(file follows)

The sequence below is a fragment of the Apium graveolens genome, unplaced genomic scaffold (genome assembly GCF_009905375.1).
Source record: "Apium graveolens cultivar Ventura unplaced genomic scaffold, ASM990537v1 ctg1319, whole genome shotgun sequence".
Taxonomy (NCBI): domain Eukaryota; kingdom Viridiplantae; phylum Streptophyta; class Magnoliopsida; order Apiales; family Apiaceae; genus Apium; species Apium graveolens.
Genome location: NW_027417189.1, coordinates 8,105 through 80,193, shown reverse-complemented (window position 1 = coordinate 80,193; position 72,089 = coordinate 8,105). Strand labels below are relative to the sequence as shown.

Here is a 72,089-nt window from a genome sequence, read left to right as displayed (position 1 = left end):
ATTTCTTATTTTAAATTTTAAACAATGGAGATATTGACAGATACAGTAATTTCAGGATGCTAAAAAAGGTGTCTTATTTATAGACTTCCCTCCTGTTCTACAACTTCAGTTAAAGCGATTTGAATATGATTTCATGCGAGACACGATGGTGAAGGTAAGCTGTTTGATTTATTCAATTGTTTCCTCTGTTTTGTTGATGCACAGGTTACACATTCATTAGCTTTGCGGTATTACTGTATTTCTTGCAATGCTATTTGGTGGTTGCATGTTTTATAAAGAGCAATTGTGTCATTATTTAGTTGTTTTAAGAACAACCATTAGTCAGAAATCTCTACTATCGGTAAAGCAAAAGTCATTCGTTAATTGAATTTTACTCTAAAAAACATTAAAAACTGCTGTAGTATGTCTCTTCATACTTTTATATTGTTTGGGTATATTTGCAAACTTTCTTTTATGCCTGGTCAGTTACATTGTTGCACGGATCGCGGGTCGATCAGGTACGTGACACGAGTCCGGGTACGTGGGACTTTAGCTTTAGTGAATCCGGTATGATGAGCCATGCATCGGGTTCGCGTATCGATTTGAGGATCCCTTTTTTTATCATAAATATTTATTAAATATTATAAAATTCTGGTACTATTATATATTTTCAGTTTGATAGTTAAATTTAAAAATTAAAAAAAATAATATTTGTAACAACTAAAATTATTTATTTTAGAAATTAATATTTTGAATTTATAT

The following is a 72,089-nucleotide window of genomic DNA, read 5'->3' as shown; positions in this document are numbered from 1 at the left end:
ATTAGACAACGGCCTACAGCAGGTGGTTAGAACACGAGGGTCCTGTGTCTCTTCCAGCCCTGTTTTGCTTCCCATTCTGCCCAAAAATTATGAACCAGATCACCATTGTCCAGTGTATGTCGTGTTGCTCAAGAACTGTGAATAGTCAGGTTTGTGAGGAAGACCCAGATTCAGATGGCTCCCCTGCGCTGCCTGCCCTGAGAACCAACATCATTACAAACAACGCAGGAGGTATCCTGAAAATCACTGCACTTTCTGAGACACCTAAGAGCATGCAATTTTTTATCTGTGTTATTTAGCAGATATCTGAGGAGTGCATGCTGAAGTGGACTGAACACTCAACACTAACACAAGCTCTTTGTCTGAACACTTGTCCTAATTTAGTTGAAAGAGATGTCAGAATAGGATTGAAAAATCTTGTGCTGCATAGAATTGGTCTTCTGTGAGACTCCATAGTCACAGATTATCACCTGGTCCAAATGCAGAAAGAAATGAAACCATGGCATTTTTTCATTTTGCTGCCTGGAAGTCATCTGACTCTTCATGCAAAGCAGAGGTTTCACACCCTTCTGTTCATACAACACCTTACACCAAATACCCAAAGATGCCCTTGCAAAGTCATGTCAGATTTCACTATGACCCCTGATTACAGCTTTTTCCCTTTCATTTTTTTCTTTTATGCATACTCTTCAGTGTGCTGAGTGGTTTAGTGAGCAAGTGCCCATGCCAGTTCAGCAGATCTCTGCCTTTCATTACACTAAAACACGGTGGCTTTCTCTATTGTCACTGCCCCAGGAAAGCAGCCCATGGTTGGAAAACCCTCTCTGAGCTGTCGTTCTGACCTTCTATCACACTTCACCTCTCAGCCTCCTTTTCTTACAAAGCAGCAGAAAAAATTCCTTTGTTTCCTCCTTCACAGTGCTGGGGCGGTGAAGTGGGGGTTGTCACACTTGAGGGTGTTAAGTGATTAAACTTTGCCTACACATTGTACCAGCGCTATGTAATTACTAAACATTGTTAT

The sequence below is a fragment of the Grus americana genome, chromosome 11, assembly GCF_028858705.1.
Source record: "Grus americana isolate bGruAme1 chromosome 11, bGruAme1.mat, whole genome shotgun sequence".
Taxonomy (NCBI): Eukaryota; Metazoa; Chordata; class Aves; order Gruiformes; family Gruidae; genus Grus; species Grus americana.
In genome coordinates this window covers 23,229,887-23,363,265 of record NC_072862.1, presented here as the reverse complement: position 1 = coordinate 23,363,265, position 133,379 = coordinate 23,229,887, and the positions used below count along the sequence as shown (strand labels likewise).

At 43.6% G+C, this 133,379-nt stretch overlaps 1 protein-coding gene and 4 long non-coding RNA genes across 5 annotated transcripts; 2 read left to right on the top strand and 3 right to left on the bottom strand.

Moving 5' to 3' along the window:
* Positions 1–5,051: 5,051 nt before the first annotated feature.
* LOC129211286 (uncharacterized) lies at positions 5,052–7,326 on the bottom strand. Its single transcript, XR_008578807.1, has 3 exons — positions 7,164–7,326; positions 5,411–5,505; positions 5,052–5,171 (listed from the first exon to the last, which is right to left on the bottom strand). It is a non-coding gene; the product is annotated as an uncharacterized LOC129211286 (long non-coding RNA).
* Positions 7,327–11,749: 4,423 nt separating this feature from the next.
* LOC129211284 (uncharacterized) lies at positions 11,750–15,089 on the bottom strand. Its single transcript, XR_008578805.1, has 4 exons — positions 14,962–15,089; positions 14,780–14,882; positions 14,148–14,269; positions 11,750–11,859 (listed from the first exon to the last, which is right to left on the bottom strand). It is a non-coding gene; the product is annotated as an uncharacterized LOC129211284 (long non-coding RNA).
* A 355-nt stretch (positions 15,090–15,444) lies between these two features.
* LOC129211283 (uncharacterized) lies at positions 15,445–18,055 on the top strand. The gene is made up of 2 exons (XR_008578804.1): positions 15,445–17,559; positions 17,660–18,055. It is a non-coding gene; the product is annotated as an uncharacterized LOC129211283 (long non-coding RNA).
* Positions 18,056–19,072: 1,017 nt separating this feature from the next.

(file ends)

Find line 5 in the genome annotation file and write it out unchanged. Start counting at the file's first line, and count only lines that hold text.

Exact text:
Here is a 72,089-nt window from a genome sequence, read left to right as displayed (position 1 = left end):